KANSAS CITY, Mo. (AP) - Fourteen people have been charged in a $5 million conspiracy to provide thousands of Missouri identification documents to illegal immigrants through a St Joseph fee office, authorities said.
U.S. Attorney Beth Phillips announced the indictments Wednesday and said 13 of the defendants are in custody. The indictment was unsealed Wednesday after several of the defendants appeared in court.
The indictment said the scheme started in November 2009 and involved more than 3,500 identification documents issued to illegal immigrants from across the country.
Prosecutors said three defendants who live in San Antonio purchased state-issued birth certificates and Social Security numbers from Texas residents, then sent them to Missouri. The indictment alleges other defendants went with the illegal immigrants to the license office to act as interpreters, using the Texas documents to get driver's licenses or a non-driver's license form of identification.
The illegal immigrants were coached to memorize information on the birth certificates and Social Security cards.
The indictment said the conspirators sometimes provided transportation for the illegal immigrants. One defendant is accused of transporting illegal immigrants back and forth between North Carolina and Missouri. Another defendant is accused of transporting illegal immigrants back and forth between Carthage and St. Joseph.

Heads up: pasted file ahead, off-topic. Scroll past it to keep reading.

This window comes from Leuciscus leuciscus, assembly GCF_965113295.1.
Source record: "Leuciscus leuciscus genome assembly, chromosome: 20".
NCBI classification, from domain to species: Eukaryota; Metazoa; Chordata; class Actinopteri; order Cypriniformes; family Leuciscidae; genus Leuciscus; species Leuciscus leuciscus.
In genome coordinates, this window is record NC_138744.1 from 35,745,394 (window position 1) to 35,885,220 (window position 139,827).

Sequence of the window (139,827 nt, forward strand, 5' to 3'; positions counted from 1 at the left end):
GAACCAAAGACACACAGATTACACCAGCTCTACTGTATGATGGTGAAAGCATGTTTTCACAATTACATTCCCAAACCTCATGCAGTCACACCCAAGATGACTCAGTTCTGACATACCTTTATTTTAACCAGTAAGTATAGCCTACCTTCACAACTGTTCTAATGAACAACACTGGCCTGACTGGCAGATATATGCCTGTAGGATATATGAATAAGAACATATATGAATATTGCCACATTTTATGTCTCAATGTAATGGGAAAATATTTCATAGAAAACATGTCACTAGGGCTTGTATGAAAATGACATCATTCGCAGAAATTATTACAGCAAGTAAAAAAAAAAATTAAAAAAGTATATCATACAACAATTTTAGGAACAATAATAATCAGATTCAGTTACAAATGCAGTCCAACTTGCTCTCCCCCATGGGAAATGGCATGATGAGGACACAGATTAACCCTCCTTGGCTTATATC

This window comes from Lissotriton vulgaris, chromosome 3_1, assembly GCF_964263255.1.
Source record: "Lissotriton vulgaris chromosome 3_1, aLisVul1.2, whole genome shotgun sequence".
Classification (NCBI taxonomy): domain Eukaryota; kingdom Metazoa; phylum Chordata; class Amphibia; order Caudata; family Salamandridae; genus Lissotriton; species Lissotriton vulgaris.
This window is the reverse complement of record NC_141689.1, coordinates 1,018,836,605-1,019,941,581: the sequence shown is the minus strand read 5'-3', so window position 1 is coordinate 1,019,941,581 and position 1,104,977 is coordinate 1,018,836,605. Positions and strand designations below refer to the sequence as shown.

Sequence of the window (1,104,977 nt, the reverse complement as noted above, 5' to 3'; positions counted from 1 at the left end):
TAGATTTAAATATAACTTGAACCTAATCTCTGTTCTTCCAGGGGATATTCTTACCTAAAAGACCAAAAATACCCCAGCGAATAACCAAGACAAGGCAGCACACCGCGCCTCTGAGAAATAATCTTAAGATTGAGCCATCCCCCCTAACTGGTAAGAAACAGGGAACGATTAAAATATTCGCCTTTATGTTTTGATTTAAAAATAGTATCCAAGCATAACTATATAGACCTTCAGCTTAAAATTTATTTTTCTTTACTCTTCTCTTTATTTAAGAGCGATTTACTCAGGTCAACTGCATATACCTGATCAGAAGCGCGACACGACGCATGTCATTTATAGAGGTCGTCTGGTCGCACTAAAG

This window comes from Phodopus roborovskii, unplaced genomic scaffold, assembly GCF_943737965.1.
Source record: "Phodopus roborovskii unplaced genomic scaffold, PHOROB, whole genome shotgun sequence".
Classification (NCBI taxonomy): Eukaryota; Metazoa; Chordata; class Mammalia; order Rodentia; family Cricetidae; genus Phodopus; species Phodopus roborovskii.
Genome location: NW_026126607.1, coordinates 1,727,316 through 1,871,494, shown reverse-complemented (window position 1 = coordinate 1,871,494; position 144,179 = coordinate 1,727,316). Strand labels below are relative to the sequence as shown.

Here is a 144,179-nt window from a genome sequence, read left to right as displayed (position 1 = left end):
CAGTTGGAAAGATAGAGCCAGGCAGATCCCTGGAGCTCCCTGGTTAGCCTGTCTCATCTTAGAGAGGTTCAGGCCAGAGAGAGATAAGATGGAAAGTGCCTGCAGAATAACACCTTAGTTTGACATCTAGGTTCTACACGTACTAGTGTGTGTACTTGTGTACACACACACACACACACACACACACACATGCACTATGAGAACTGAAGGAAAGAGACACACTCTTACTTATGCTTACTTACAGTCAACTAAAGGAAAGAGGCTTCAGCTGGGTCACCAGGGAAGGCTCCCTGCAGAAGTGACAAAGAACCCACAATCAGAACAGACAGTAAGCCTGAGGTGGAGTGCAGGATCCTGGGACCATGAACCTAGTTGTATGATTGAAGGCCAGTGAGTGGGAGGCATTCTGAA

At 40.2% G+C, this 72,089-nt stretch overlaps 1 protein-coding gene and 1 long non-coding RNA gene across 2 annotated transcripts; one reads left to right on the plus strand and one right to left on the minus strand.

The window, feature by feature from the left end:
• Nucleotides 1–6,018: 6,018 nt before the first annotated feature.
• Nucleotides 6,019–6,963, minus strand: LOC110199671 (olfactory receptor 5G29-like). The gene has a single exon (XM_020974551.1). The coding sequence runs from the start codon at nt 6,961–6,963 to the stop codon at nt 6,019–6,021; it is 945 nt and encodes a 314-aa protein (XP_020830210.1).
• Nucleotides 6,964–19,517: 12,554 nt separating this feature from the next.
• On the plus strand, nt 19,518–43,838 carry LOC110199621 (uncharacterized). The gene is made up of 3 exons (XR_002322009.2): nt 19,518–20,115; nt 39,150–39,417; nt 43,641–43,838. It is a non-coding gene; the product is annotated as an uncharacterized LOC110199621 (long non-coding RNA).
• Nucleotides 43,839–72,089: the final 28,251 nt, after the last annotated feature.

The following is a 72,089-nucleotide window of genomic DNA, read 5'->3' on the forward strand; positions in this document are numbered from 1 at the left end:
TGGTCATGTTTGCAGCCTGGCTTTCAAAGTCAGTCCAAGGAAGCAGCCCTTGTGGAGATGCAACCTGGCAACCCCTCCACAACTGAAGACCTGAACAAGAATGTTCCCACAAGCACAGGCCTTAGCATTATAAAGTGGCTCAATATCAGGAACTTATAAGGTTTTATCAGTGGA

Prosecutors said the illegal immigrants paid $1,500 to $1,600 for the licenses, which allowed them to remain unlawfully in the United States and obtain employment.
"St. Joseph was the hub of a criminal conspiracy for thousands of illegal aliens who traveled to Missouri from across the country," Phillips said in a written statement. "Conspirators operated a vast black market where identities were bought and sold. It's crucial for business and public safety that we maintain the integrity of government-issued IDs. Those who profited from this illegal scheme will be held accountable."
The indictment doesn't accuse the fee office or anyone who worked there of being complicit in the scheme.
News Tribune Facebook Question on immigration:
A Missouri Senate bill that would require public schools to verify the immigration status of incoming students is drawing fire from an interest group. Under the bill, schools would be required to ask new students for either a birth certificate or proof they are in the country legally. The bill also would require law enforcement officers to check immigration status during all stops if they have reasonable cause, and would make failure to carry proper citizenship documentation a state misdemeanor. Do you think the bills go too far?